ALUS works to support and benefit biodiversity in the communities it operates in, collaborating with researchers to verify the outcomes.
Biodiversity is the multitude of living species that we find around us, animals, plants, fungi and microorganisms — the many things that comprise and share our ecosystems.
The diverse biology of these beings comprises a complex web of interdependent relationships, one living thing supplying habitat or food for another and so on. This is sometimes called the web of life or ecosystems.
ALUS works with farmers and ranchers to create and maintain projects that increase biodiversity and provide habitat for a variety of species. These can include birds, insects, mammals, plant species, soil microorganisms, and others, including species at risk like swift fox or bobolink
ALUS projects support biodiversity by fostering the relationship between agricultural land and the ecosystems those lands exist within. ALUS achieves these outcomes by partnering with farmers and ranchers who use parcels of their lands differently, land that might otherwise be less productive. By working with ALUS, farmers and ranchers are empowered to make choices about the use of their land, supporting biodiversity and the co-benefits that support their agricultural work.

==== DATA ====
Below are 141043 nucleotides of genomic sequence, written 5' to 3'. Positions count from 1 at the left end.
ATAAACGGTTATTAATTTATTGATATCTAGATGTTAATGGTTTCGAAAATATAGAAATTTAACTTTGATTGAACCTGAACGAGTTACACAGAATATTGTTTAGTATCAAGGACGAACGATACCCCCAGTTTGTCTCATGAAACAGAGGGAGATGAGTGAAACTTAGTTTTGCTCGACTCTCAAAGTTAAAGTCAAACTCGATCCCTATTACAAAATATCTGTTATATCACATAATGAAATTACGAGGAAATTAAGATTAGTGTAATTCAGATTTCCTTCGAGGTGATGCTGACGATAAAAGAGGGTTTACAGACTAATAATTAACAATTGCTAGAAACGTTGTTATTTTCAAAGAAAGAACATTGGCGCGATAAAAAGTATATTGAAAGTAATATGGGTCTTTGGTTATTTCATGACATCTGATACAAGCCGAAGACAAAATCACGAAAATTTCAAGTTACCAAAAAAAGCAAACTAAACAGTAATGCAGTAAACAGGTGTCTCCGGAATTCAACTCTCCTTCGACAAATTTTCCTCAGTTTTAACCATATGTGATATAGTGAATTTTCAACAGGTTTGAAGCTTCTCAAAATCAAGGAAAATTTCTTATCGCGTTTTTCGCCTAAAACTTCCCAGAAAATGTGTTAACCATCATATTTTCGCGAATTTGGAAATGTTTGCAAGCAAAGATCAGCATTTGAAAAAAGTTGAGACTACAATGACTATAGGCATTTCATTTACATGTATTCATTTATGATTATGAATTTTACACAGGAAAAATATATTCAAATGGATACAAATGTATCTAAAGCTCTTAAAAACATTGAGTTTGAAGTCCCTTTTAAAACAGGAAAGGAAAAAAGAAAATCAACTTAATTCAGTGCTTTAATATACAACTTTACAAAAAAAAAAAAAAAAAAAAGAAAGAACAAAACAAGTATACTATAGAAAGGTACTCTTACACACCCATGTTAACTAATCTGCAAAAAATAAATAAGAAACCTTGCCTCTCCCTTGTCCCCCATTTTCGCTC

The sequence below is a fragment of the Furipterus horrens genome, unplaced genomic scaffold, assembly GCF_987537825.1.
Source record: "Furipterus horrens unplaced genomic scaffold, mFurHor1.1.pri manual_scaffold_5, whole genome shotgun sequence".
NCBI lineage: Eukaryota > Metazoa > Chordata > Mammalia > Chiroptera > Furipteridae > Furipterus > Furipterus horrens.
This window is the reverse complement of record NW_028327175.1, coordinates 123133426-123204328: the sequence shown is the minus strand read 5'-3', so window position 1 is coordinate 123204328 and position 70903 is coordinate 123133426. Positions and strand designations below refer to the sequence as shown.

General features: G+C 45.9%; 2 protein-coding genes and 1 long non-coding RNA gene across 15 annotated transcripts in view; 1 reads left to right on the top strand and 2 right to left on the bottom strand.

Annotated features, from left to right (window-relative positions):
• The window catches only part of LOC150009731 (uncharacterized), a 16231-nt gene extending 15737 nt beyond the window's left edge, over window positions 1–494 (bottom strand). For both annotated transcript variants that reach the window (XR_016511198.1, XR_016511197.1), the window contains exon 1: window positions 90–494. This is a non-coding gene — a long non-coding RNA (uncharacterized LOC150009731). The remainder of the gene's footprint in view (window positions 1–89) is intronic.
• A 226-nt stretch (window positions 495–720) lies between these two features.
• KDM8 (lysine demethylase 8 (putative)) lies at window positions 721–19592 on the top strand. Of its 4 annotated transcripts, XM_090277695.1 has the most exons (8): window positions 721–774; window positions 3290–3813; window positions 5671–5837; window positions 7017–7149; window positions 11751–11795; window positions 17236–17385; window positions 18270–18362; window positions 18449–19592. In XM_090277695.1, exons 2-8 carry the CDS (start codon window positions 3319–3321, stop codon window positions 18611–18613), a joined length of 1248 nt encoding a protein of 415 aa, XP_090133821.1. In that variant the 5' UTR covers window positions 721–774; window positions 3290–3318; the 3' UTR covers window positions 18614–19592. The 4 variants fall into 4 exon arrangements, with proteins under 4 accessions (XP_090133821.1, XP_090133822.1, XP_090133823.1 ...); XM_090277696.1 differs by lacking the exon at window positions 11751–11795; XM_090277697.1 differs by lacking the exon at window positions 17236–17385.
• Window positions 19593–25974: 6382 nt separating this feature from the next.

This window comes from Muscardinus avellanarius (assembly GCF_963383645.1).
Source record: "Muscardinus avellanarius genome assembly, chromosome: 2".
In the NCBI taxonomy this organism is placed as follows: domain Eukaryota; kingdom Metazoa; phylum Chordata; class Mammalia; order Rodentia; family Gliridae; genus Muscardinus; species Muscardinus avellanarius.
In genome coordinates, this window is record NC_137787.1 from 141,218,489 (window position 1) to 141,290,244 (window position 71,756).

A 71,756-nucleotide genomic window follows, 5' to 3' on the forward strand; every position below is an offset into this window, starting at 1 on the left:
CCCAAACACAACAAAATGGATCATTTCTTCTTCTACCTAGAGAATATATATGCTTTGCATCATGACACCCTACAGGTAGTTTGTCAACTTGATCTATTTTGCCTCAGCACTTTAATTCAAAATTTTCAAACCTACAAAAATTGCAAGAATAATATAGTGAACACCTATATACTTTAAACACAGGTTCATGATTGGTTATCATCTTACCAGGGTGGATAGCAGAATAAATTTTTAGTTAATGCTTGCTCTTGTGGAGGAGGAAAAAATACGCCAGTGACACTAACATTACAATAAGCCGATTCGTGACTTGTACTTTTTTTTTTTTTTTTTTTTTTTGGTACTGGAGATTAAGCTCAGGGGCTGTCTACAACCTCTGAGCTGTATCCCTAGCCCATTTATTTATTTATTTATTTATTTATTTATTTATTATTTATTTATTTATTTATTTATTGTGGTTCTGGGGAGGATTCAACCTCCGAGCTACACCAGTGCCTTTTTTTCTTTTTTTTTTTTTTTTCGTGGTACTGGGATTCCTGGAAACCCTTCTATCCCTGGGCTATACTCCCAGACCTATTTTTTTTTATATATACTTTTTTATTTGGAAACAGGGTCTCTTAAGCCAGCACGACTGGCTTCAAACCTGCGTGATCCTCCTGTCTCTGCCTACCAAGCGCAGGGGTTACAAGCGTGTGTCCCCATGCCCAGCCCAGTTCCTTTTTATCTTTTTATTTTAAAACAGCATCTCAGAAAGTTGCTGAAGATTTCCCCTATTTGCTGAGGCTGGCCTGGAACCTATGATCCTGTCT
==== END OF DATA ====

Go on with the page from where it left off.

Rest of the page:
Farmers and Ranchers Making a Difference
Say a farmer wants to introduce a native tallgrass prairie onto a flood-prone part of their land. That, in turn, supports native pollinators that can help crop pollination and bring other species to the land, like insects that might prey on pests. So, the prairie benefits the farmer and the environment, bringing more species and creating habitat for them, improving biodiversity.
Biodiversity helps ensure that nature is rich and bountiful, supporting human communities with food, clean water and other vital ecosystem services.
Through it’s many research partnerships, ALUS works to verify and provide hard data to support the efficacy of its landscape work. The infographic below is one example of outcomes studied and reported by field researchers, in this case Dr. Amy Newman, Newman Labs, and her team at the University of Guelph.